CAPreform plans unscathed despite ministers wrath
EU farm ministers roared with disapproval
at Agenda 2000 last week. But, as Europe
editor Philip Clarke explains, their
antics lacked conviction
COMMISSION plans to reform the Common Agricultural Policy received something of a mauling from farm ministers at their televised meeting in Brussels last week.
One after another, they tore into the Agenda 2000 package, leaving the casual observer wondering what could possibly be salvaged from the tatters.
But more seasoned observers say the "mauling" was little more than a circus act. The tigers of the council made a lot of noise, but their claws were definitely retracted.
Between the lines
Reading between the lines, it was only the Irish who spoke of "damage to the national interest" and said the reforms were "not a basis for negotiation". On this assertion, Irelands Joe Walsh might be expected to stay away from the next round of talks in May.
But that is highly unlikely, and the chances are he will be there at the negotiating table with the 14 other ministers, looking to capitalise on his aggressive opening stance.
The rhetoric is bound to continue – and not just from the Irish. With German elections due in September, current farm minister Jochen Borchert will stick to his line that Agenda 2000 is "inappropriate", offering insufficient compensation for totally excessive price cuts.
No one expects progress to be anything other than laboured, with agreement at least a year off.
But, away from the TV cameras, there is a general acceptance among ministers that change is inevitable. Without further price cuts, the EU will struggle to shift its farm surpluses without breaking international trade rules on the use of export subsidies.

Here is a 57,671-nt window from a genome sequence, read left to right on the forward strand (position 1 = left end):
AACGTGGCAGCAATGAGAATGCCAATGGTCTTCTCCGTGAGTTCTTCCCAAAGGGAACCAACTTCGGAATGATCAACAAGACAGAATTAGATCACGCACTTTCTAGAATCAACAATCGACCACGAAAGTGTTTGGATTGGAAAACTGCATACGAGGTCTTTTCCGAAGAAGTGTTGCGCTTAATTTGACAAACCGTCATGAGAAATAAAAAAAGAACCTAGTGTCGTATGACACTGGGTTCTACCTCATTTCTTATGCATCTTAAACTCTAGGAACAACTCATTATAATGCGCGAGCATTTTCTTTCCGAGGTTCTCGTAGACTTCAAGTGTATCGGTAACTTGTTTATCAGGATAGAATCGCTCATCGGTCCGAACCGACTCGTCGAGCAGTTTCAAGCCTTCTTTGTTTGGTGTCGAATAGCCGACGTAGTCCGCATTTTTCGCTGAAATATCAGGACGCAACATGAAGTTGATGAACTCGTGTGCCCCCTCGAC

And any chance of integrating new member states into the European club will also be jeopardised unless action is taken to better align markets in the west with those in the east.
Reform architect, Franz Fischler was consequently quite upbeat following last weeks council, reminding everyone that his predecessor, Ray MacSharry, had encountered even stiffer opposition when his proposals were first tabled in 1991.
Those reforms – more radical at the time – had come to fruition with relatively few changes the following year.
As for Agenda 2000, there will certainly be concessions here and there as the negotiations gather pace.
With so much discontent over the farm income effects, there is a good chance the commission will increase the compensation on offer in order to secure a political agreement – though this will depend on how much further it can stretch its agricultural budget.
The controversial plan to allocate extra milk quota to mountain areas alone is another likely casualty, attracting almost universal condemnation at last weeks meeting. Indeed, this proposal has all the characteristics of a bargaining chip. It can go, but only so long as other parts of the package stay.
But, apart from this "fine-tuning", the view in Brussels is that the general shape of Agenda 2000 will emerge more or less unscathed.
The principles of shifting from price support to direct income support were conceded six years ago with MacSharry. In the absence of any meaningful alternatives, more of the same is inevitable.